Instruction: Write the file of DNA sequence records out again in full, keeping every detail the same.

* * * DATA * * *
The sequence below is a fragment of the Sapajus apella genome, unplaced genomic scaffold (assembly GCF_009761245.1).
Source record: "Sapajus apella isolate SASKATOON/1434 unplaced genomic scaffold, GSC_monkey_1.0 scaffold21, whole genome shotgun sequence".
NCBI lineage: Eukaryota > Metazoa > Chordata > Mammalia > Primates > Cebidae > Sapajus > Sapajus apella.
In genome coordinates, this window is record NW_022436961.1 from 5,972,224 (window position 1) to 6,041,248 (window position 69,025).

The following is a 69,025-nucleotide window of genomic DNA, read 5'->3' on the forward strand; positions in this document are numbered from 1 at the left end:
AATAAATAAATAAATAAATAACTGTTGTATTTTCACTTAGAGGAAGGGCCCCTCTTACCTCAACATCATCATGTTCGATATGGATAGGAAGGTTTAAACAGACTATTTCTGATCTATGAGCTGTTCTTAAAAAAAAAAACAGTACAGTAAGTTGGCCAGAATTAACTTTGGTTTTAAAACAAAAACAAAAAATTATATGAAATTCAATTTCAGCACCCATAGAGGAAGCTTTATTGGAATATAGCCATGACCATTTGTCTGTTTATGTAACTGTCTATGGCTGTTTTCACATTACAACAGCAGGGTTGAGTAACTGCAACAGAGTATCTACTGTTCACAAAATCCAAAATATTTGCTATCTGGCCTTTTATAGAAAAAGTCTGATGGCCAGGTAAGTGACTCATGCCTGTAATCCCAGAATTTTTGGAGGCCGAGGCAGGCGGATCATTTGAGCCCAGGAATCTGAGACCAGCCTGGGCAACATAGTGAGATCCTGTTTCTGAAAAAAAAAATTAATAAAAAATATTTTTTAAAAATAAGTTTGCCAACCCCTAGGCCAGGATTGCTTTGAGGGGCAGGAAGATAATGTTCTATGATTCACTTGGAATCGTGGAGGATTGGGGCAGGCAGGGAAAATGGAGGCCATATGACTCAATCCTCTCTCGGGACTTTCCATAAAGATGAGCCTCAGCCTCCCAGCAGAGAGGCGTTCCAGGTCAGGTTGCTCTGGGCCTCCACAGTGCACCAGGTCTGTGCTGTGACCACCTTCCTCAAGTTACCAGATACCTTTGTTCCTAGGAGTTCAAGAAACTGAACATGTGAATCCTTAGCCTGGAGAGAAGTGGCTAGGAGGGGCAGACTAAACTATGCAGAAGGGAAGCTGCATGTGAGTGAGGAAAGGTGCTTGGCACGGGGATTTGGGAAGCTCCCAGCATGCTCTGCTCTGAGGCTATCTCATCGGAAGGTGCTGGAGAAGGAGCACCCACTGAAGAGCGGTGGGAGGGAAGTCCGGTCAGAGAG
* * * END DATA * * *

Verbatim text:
The sequence below is a fragment of the Sapajus apella genome, unplaced genomic scaffold (assembly GCF_009761245.1).
Source record: "Sapajus apella isolate SASKATOON/1434 unplaced genomic scaffold, GSC_monkey_1.0 scaffold21, whole genome shotgun sequence".
NCBI lineage: Eukaryota > Metazoa > Chordata > Mammalia > Primates > Cebidae > Sapajus > Sapajus apella.
In genome coordinates, this window is record NW_022436961.1 from 5,972,224 (window position 1) to 6,041,248 (window position 69,025).

The following is a 69,025-nucleotide window of genomic DNA, read 5'->3' on the forward strand; positions in this document are numbered from 1 at the left end:
AATAAATAAATAAATAAATAACTGTTGTATTTTCACTTAGAGGAAGGGCCCCTCTTACCTCAACATCATCATGTTCGATATGGATAGGAAGGTTTAAACAGACTATTTCTGATCTATGAGCTGTTCTTAAAAAAAAAAACAGTACAGTAAGTTGGCCAGAATTAACTTTGGTTTTAAAACAAAAACAAAAAATTATATGAAATTCAATTTCAGCACCCATAGAGGAAGCTTTATTGGAATATAGCCATGACCATTTGTCTGTTTATGTAACTGTCTATGGCTGTTTTCACATTACAACAGCAGGGTTGAGTAACTGCAACAGAGTATCTACTGTTCACAAAATCCAAAATATTTGCTATCTGGCCTTTTATAGAAAAAGTCTGATGGCCAGGTAAGTGACTCATGCCTGTAATCCCAGAATTTTTGGAGGCCGAGGCAGGCGGATCATTTGAGCCCAGGAATCTGAGACCAGCCTGGGCAACATAGTGAGATCCTGTTTCTGAAAAAAAAAATTAATAAAAAATATTTTTTAAAAATAAGTTTGCCAACCCCTAGGCCAGGATTGCTTTGAGGGGCAGGAAGATAATGTTCTATGATTCACTTGGAATCGTGGAGGATTGGGGCAGGCAGGGAAAATGGAGGCCATATGACTCAATCCTCTCTCGGGACTTTCCATAAAGATGAGCCTCAGCCTCCCAGCAGAGAGGCGTTCCAGGTCAGGTTGCTCTGGGCCTCCACAGTGCACCAGGTCTGTGCTGTGACCACCTTCCTCAAGTTACCAGATACCTTTGTTCCTAGGAGTTCAAGAAACTGAACATGTGAATCCTTAGCCTGGAGAGAAGTGGCTAGGAGGGGCAGACTAAACTATGCAGAAGGGAAGCTGCATGTGAGTGAGGAAAGGTGCTTGGCACGGGGATTTGGGAAGCTCCCAGCATGCTCTGCTCTGAGGCTATCTCATCGGAAGGTGCTGGAGAAGGAGCACCCACTGAAGAGCGGTGGGAGGGAAGTCCGGTCAGAGAG